Yesterday, when I went to edit my "need page" to reflect the cards sent by Adam, I also finally took the time to update my 2012 needs.  Previously I had only listed 2012 Series One, and left "TBD" for Series Two, as there were so many of them.  When I got towards the end I googled a checklist to see how many cards were in the set.  Card #7 was a need, so I didn't know if it was a year Topps didn't print a #7, or if I was just missing it, and in turn didn't know if #660 or #661 was the final card.

Well, there is a #7, and the last card is #661.  I'll admit, beyond talk of the design when it's first released, I am more or less completely ignorant to the on going's of current baseball cards and the chatter around them.  If I see a blog post debating some trivial aspect of the 1968 design, I'm reading it.  If it says something about a red ink autograph rainbow Topps Now living redemption, I'm probably ignoring it.  So this may be old news to many of you, but it's new to me and I didn't get a chance to whine about six years ago because I oblivious to it.

#661 in 2012 is a short printed Bryce Harper card.  There shouldn't be intentional short prints in the base set.  That's dirty pool as my grandfather would say.  So already annoyed, I became even more agitated as I looked into this card.  I have two basic questions, and I can't find answers to either, so somebody help me out;

#1 Is my 2012 Topps set complete with cards #1-660, or do I need #661 to be complete?  I know, "collect what makes you happy," but what makes me happy is having the commonly accepted "complete set."  I don't need all the variations errors, etc, I just need the traditional complete set.  So does 2012 include #661, or is it just a gimmick insert?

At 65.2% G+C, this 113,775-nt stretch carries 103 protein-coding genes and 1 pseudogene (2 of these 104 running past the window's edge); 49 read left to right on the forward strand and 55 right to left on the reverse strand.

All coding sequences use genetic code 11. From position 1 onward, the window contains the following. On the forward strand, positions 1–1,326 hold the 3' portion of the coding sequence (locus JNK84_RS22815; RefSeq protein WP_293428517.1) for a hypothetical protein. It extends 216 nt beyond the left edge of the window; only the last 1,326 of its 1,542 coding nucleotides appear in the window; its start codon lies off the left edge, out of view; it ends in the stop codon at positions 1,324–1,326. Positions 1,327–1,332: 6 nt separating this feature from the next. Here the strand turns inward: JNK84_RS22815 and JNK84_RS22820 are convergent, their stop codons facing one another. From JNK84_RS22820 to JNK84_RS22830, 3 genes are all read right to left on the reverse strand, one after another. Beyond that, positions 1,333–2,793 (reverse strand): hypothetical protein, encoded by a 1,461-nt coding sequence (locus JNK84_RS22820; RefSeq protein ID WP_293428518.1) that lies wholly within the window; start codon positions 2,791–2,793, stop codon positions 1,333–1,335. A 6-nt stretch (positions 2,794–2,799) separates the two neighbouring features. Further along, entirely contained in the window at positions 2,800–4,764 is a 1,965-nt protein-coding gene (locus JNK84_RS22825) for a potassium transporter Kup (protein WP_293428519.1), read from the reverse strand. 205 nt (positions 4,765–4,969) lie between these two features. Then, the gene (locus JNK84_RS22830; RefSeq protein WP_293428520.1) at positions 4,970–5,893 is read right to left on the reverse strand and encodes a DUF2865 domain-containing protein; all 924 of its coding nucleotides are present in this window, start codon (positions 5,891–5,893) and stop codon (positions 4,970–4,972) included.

My second question is what really made me start to lose my temper (as much I lose my temper with regards to baseball cards, basically I just shake my ahead and mumble to myself, that qualifies as a full on cardboard rage).

#2 If #661 Harper is part of the set, which one is the "right" one?  I went on eBay and couldn't figure out what the "regular" card was,  there are multiple photo variations, and none of them seem to cost all that much more or less than the others.  If Topps is going to pull these stunts, and I understand there are collector's who love this sort thing, they shouldn't do so in a way that agitates old set builders like myself.  The Topps base set is all we have left, and we don't want to see it messed with any more than it already has been.

So if any one as the answers, please fill me in.  I still have a huge number of other needs in 2012 before I have to worry about #661, but eventually I'll get there, and need to know which way to go when I do.

And if you're interested, here's an updated look at my "modern" Topps set needs that I'm looking for:

2017: 87, 455, 513, 539

2015: 616, 617

2012: 7, 30, 52, 60, 82, 89, 97, 99, 109, 119, 150, 158, 159, 178, 179, 185, 188, 199, 213, 239, 245, 324, 330, 334, 349, 351, 353, 356, 357, 359, 361, 362, 365, 368, 370, 371, 375, 377, 378, 381, 383, 392, 393, 394, 395, 396, 397, 398, 399, 400, 402, 403, 404, 405, 406, 410, 411, 413, 415, 416, 417, 420, 422, 424, 425, 426, 428, 430, 431, 434, 436, 437, 438, 441, 443, 444, 446, 448, 451, 452, 456, 457, 460, 461, 462, 463, 464, 465, 468, 469, 470, 471, 472, 473, 475, 476, 479, 480, 482, 484, 485, 487, 488, 489, 492, 493, 494, 495, 499, 500, 504, 505, 507, 512, 513, 514, 517, 518, 520, 522, 526, 528, 529, 530, 531, 533, 534, 535, 536, 537, 538, 540, 541, 542, 543, 549, 550, 551, 552, 553, 555, 556, 557, 560, 561, 564, 567, 568, 569, 570, 571, 572, 575, 576, 580, 582, 583, 585, 586, 587, 588, 589, 593, 597, 599, 601, 605, 607, 611, 612, 613, 614, 615, 617, 618, 619, 620, 623, 624, 625, 626, 627, 630, 631, 632, 633, 634, 635, 638, 639, 640, 641, 643, 645, 647, 648, 649, 651, 654, 655, 656, 657, 658, 660....and 661? (is it part of the set, or just a gimmick insert?)


2011: 100, 135, 138, 145, 155 

2010: 353

2009: 387, 449, 451, 643, 658

2008: 90, 209, 258, 457, 476, 518, 541, 618, 623